The night at the Moth blew me away. I have missed listening to stories, for the academic rigor of the college education often leaves little room for anything that doesn’t require an MLA/APA/Chicago citation.
I loved the entire experience of the live storyslam. There’s something so unique about having 200 people sitting in the same room, all united with the purpose of engaging with a story. It wasn’t just about the stories, every part of the Moth event contributed to the experience as a whole. There was the audience warm up by the oh-so-charismatic host with an amazing laugh, there was the excitement of drawing names from the hat, the performative aspect of the stories, the judging process, the use of mini-stories between the big stories, all of that built up to a very refreshing evening. I honestly felt like I got more in contact with my emotional/human side, which often gets slighted in favor of posh objective academic discourse (you feel me?). I think the rules of the Moth added to the overall vibe of intimacy and authenticity. 5-minute stories kept things concise and almost like a conversational story, rather than a ted talk lecture, and making it true+ YOUR story to tell made the experience of listening to them so authentic, knowing that the stories were real and from the mouth of the one who had been through it.
But why would I want to pay money to attend the live event when it is all uploaded in podcasts and story hours anyway?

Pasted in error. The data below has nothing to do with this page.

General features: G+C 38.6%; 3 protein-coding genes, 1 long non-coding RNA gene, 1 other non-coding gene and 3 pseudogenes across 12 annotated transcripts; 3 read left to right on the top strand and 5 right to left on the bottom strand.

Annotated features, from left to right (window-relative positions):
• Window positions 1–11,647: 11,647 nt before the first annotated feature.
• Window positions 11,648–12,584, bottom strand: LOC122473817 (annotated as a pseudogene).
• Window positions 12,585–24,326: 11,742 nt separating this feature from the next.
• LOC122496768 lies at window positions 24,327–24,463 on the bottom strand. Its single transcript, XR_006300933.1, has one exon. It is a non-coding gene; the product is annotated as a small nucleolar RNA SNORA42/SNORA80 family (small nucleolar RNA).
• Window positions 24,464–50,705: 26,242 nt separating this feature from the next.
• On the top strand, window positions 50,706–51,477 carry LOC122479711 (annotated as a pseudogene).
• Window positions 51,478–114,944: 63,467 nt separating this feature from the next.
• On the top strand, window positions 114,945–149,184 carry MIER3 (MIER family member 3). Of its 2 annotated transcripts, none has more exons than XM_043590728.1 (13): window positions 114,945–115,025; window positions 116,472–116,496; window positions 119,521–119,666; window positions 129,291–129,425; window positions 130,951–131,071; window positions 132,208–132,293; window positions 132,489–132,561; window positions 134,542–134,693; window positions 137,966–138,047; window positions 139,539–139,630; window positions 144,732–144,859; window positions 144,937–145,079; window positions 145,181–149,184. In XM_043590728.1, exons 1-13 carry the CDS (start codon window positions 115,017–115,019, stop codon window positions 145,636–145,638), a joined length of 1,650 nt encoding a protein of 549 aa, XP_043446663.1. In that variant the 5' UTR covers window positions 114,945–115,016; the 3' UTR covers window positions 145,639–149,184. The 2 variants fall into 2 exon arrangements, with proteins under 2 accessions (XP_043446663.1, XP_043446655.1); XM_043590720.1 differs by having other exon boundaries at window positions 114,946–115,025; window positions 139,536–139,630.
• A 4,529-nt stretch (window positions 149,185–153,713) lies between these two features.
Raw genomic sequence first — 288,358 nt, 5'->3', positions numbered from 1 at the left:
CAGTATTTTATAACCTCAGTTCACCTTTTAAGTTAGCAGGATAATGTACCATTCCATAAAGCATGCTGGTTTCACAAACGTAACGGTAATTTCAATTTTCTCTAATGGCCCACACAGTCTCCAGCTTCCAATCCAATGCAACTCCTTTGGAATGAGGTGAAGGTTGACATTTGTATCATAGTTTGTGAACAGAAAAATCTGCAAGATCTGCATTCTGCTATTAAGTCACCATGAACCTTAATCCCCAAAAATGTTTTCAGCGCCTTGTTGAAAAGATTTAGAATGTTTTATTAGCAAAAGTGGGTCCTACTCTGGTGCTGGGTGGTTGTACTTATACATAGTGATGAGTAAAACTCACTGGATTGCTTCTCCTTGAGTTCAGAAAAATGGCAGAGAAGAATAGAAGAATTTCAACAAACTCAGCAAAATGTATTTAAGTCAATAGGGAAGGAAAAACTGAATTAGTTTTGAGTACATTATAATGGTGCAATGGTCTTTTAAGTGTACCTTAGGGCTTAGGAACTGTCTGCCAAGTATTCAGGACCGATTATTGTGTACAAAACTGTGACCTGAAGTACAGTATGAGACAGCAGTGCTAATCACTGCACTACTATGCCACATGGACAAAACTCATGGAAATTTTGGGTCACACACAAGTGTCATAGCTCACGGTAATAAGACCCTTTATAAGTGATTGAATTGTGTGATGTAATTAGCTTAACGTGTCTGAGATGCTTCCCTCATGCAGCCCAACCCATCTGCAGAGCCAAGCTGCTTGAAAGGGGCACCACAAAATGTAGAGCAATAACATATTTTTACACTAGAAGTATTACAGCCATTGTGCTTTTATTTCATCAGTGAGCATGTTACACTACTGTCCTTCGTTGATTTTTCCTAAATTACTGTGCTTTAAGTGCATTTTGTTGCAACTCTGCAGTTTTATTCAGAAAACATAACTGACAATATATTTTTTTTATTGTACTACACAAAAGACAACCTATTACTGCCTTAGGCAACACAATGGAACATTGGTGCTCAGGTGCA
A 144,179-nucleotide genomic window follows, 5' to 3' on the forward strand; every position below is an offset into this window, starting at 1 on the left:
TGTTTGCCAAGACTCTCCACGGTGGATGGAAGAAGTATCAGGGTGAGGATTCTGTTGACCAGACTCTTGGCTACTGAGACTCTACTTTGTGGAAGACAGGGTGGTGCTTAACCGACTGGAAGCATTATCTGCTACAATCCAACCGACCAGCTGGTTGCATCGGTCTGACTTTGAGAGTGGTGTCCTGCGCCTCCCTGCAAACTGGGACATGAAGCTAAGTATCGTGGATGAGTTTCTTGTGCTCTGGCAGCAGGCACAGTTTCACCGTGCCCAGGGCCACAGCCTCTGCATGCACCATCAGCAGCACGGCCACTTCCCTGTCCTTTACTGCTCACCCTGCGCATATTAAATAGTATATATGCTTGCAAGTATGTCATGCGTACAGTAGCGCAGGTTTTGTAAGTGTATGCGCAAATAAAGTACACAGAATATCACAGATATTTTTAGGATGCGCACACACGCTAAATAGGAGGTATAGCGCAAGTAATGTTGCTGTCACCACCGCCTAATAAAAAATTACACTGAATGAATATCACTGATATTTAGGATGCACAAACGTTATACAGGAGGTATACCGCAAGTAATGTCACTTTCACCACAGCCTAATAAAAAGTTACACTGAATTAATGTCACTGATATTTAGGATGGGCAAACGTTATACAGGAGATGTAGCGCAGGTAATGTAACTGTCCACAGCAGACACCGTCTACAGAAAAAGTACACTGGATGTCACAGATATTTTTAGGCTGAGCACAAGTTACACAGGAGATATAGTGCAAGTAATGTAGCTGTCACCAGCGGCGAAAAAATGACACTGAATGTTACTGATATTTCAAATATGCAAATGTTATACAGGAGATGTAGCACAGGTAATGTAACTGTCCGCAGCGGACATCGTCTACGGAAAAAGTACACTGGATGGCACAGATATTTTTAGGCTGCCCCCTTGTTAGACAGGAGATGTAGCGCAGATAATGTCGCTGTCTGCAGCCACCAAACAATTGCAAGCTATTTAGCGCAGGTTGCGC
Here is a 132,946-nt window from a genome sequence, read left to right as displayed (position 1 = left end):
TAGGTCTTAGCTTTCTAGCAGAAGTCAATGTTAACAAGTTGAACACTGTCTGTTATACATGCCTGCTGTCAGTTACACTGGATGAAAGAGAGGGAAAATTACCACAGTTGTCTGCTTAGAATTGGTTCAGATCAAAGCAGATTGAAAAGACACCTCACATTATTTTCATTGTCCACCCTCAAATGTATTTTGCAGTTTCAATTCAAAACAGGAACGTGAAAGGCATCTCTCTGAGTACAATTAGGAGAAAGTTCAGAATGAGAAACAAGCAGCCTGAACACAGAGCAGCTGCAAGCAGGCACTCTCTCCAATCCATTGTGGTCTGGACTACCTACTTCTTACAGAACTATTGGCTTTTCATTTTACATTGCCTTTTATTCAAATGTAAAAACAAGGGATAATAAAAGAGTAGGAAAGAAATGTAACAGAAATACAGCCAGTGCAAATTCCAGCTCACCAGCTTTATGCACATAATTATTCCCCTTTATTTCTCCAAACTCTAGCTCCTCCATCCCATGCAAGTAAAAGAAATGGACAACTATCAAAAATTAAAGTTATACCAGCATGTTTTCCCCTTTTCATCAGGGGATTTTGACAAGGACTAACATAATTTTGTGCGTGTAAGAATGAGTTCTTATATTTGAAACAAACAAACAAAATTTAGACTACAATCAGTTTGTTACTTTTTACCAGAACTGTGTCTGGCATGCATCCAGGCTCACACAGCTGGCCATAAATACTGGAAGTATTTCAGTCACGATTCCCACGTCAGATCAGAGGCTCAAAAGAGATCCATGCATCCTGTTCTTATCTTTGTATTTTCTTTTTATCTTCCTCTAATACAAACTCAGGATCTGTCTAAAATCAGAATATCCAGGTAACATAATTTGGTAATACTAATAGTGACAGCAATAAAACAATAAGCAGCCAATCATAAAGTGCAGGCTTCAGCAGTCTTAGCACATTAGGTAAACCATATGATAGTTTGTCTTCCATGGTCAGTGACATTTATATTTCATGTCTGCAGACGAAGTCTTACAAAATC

There’s so much to an evening at a live story slam that just doesn’t come through if you’re listening to the stories from your own bed. Not that I wouldn’t, I feel like that is a wonderful experience in itself, but the evening at the slam itself is completely different. One thing I really loved was hearing the mini-stories in between the big stories. These were short, anonymous responses to a prompt on a slip of paper, related to the theme. Tuesday’s theme was “Distance” and the mini-stories prompt was “Tell us about a time you went all the way”. I loved hearing the quirky, different interpretations of this, and the way people condensed it into a few poignant sentences. This is especially because I just finished an experiment in writing microfiction, and these mini-stories I heard reminded me so much of microfiction, in that a lot of the good ones still had that sense of beginning, middle and end, and alluding to something larger, even in the small form of a few sentences.
I’m definitely putting the future storyslams on my calendar. I’ve already made a date with one of my friends for the 4th December one! I am so excited!